Today as I work on new swatches and tidy up my notes, I am refining how I organize my information. I have a stack of stitch dictionaries and a large mug of tea to help me prepare for future swatches. This post covers two topics. It includes an update to the Swatch Library Project and a review to a comprehensive stitch dictionary.
Swatch Library Update
Over the past few months as I worked on my swatch library, I realized there are some details I want to know at a glance. Specifically, what was my purpose while creating the swatch? Was my intent to learn about the yarn, evaluate a stitch, practice a technique (which one), is it a repeat of another swatch with a needle or yarn change, is it a gauge swatch, or is it some combination thereof?
With that in mind, I added this quick categorization to my free worksheet. It is the only change to the document and the new version is now 2021-01-01. If you missed the introductory post, it is Swatch Library Project, First Steps. I’m continuing to refine the overall project and hope to release more updates soon.
I don’t often match my printer paper to my swatch, but it’s a nice touch.
Stitch Dictionary Review
If you are looking for one stitch dictionary that covers a range of knitting and crochet stitches to help you build your stitch library, I highly recommend 1000 Japanese Knitting & Crochet Stitches. It is published in Japan by Nihon Vogue and in the US by Tuttle Publishing and translated by Gayle Roehm.
While originally published in 1992, this collection of stitches is timeless and classic. Now fully translated into English, you no longer need to puzzle through the Japanese to figure out complex stitches. I’ve had my eye on this book for years and am thankful for Roehm’s work to make it accessible to English readers.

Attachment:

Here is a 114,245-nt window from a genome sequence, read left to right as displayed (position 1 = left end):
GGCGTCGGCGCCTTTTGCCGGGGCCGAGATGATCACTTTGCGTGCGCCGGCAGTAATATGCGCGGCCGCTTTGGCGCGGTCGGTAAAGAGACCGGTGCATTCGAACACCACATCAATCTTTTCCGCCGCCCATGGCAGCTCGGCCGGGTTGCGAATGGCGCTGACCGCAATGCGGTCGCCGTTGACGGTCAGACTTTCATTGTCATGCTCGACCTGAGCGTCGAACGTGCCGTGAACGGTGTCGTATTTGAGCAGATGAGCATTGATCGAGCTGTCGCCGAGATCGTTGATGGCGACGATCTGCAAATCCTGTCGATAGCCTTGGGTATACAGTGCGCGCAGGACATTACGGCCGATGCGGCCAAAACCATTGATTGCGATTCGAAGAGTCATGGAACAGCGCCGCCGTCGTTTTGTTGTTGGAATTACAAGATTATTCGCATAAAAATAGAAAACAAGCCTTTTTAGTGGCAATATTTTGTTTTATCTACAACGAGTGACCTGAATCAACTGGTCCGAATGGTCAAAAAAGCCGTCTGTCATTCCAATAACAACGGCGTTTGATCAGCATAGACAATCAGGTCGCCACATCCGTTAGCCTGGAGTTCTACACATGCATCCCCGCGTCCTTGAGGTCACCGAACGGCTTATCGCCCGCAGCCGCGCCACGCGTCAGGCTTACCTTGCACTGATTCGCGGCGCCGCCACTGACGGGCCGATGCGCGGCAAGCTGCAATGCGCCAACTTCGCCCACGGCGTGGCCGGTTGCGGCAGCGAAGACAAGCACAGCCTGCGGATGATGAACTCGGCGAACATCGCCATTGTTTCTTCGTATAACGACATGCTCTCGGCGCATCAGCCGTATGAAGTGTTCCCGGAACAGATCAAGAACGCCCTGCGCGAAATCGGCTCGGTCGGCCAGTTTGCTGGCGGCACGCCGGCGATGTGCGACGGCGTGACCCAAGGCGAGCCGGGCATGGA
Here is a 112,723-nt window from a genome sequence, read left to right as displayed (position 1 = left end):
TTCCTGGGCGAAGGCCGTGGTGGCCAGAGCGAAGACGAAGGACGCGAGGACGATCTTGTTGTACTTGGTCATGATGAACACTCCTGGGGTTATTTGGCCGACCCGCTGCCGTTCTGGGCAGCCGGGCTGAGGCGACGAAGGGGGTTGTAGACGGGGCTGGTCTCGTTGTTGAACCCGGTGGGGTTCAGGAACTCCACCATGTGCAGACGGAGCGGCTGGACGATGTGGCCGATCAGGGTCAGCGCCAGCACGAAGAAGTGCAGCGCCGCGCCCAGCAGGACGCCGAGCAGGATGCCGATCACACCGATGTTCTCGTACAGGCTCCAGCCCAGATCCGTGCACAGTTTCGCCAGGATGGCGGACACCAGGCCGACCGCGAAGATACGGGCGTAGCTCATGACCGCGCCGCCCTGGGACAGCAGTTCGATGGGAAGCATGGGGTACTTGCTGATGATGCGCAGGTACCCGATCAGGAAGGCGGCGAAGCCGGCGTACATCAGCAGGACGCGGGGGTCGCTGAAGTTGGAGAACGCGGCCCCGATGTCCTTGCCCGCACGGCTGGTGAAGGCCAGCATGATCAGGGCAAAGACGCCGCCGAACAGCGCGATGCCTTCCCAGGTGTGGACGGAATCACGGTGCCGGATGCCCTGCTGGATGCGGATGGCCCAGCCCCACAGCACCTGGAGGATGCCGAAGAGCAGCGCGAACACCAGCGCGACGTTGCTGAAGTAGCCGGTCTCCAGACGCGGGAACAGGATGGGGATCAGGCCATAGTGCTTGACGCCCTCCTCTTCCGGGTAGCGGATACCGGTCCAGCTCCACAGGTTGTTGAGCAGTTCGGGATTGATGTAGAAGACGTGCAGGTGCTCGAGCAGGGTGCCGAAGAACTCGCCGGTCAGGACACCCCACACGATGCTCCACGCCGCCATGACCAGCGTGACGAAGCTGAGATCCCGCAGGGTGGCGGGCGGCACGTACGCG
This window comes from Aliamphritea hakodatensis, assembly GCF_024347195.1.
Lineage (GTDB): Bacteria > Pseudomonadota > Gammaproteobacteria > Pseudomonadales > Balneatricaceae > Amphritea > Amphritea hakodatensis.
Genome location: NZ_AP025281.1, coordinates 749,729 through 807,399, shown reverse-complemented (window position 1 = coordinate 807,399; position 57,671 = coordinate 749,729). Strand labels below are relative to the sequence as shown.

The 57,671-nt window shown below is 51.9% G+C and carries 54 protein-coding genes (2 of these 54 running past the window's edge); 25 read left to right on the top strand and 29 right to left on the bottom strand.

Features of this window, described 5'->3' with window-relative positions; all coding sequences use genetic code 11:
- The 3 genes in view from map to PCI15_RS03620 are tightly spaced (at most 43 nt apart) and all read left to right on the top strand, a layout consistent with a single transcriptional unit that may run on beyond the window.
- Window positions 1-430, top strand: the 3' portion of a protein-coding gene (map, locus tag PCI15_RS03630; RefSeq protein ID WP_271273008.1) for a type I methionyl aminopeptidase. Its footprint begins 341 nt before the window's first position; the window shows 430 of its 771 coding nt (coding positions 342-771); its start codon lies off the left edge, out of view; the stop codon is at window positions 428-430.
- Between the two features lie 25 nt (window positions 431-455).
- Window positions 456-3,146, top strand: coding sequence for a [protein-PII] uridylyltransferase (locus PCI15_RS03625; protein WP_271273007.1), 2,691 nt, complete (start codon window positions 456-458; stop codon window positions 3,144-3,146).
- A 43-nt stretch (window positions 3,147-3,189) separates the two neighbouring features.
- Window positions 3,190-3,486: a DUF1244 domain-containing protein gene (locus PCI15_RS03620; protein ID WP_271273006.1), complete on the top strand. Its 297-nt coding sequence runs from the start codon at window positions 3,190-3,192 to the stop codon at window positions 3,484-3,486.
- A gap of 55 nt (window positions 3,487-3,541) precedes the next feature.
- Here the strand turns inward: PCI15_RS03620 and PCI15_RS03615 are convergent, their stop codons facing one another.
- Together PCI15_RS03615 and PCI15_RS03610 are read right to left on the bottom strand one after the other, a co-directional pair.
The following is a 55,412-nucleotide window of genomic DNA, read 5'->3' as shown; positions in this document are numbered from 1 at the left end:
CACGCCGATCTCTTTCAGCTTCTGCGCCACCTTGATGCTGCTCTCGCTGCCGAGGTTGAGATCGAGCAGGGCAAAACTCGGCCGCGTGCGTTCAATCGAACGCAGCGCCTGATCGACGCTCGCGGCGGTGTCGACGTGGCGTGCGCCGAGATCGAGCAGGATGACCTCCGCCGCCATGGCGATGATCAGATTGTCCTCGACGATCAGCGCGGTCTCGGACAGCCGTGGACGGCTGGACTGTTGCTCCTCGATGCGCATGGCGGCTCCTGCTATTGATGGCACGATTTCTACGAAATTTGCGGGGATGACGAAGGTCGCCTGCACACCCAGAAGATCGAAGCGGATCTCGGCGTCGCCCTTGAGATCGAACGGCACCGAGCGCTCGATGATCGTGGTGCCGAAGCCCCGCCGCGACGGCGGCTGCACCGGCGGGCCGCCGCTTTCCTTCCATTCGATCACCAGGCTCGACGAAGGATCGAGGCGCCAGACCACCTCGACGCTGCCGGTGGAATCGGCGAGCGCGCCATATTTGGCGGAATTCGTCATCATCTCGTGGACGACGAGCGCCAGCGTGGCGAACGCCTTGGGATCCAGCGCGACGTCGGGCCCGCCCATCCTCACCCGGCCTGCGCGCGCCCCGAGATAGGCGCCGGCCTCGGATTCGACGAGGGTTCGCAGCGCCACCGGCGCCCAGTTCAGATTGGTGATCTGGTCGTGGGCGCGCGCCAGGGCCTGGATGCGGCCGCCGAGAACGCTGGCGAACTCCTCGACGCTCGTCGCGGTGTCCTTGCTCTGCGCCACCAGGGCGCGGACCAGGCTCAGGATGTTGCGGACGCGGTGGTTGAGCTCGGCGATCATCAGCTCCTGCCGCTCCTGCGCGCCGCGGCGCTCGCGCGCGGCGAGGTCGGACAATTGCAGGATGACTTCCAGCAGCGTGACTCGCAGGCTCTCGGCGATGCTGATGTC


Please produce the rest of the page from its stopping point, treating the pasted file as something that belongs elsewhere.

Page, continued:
About Japanese Stitch dictionaries
For the uninitiated, most Japanese chart symbols are standardized. Complex stitches build upon the simple ones which makes them easier to read. One thing to be aware is that most charts include a symbol for every knit ([ | ]) and purl ([ – ]). This can make the charts look more complex than what many of us are used to. Crocheters are likely be more familiar with the symbols used as their use due to the wide adoption of this style of stitch diagrams. Please note that other than in the technique review section, there are few written instructions, each stitch is provided only as a chart.
Inside this volume
In this dictionary, you will find a collection of 700 knitting stitches including combinations of knits and purls, twisted stitches, lace, cables, color-work motifs, and more. If that weren’t enough, there’s no need for a separate crochet dictionary! There are 300 different crochet patterns covering grids, textures, colors, and edgings. If you aren’t sure how a stitch works up, there are many clear line drawings which step through and illustrate common techniques. Additional information is also provided to improve your interpretation of variations to these basic stitches. For each stitch you will find a clear color photo, the stitches and rows for the repeat is clear, and the chart is next to the photo, no need to hunt or flip pages. Some of the designs will be familiar if you have other Nihon Vogue stitch dictionaries. The advantage is they are all here in one book.
Ask your favorite bookseller or yarn store if they can help you buy a copy. It’s also available to libraries digitally through hoopla and OverDrive.
As a bonus for today, here’s a picture of my cat Shadow, snoring while I edited this post! There’s a wall heater directly below him so it’s a very cozy windowsill.
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